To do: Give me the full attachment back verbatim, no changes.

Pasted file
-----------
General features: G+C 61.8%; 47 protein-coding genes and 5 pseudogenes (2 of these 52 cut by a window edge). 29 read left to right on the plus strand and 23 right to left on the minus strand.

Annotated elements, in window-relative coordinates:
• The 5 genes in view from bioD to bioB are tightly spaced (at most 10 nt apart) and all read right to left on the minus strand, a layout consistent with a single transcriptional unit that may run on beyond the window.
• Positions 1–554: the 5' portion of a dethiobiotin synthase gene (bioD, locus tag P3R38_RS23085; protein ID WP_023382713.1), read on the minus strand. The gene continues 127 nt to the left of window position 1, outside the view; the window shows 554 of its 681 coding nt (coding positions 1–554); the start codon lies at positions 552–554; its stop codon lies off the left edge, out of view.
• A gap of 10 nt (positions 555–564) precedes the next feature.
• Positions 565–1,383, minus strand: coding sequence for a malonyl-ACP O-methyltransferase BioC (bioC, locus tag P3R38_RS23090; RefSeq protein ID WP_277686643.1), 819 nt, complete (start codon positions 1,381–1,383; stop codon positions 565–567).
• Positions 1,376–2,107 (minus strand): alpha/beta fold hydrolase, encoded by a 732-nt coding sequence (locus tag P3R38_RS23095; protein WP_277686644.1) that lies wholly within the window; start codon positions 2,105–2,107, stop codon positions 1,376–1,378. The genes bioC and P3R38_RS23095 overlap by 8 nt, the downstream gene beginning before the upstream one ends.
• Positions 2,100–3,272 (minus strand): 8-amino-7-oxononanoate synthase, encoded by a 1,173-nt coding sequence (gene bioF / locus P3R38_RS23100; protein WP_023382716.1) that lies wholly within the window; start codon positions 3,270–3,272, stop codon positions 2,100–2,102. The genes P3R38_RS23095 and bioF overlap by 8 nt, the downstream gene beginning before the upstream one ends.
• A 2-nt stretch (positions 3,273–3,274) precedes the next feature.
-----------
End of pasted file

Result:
General features: G+C 61.8%; 47 protein-coding genes and 5 pseudogenes (2 of these 52 cut by a window edge). 29 read left to right on the plus strand and 23 right to left on the minus strand.

Annotated elements, in window-relative coordinates:
• The 5 genes in view from bioD to bioB are tightly spaced (at most 10 nt apart) and all read right to left on the minus strand, a layout consistent with a single transcriptional unit that may run on beyond the window.
• Positions 1–554: the 5' portion of a dethiobiotin synthase gene (bioD, locus tag P3R38_RS23085; protein ID WP_023382713.1), read on the minus strand. The gene continues 127 nt to the left of window position 1, outside the view; the window shows 554 of its 681 coding nt (coding positions 1–554); the start codon lies at positions 552–554; its stop codon lies off the left edge, out of view.
• A gap of 10 nt (positions 555–564) precedes the next feature.
• Positions 565–1,383, minus strand: coding sequence for a malonyl-ACP O-methyltransferase BioC (bioC, locus tag P3R38_RS23090; RefSeq protein ID WP_277686643.1), 819 nt, complete (start codon positions 1,381–1,383; stop codon positions 565–567).
• Positions 1,376–2,107 (minus strand): alpha/beta fold hydrolase, encoded by a 732-nt coding sequence (locus tag P3R38_RS23095; protein WP_277686644.1) that lies wholly within the window; start codon positions 2,105–2,107, stop codon positions 1,376–1,378. The genes bioC and P3R38_RS23095 overlap by 8 nt, the downstream gene beginning before the upstream one ends.
• Positions 2,100–3,272 (minus strand): 8-amino-7-oxononanoate synthase, encoded by a 1,173-nt coding sequence (gene bioF / locus P3R38_RS23100; protein WP_023382716.1) that lies wholly within the window; start codon positions 3,270–3,272, stop codon positions 2,100–2,102. The genes P3R38_RS23095 and bioF overlap by 8 nt, the downstream gene beginning before the upstream one ends.
• A 2-nt stretch (positions 3,273–3,274) precedes the next feature.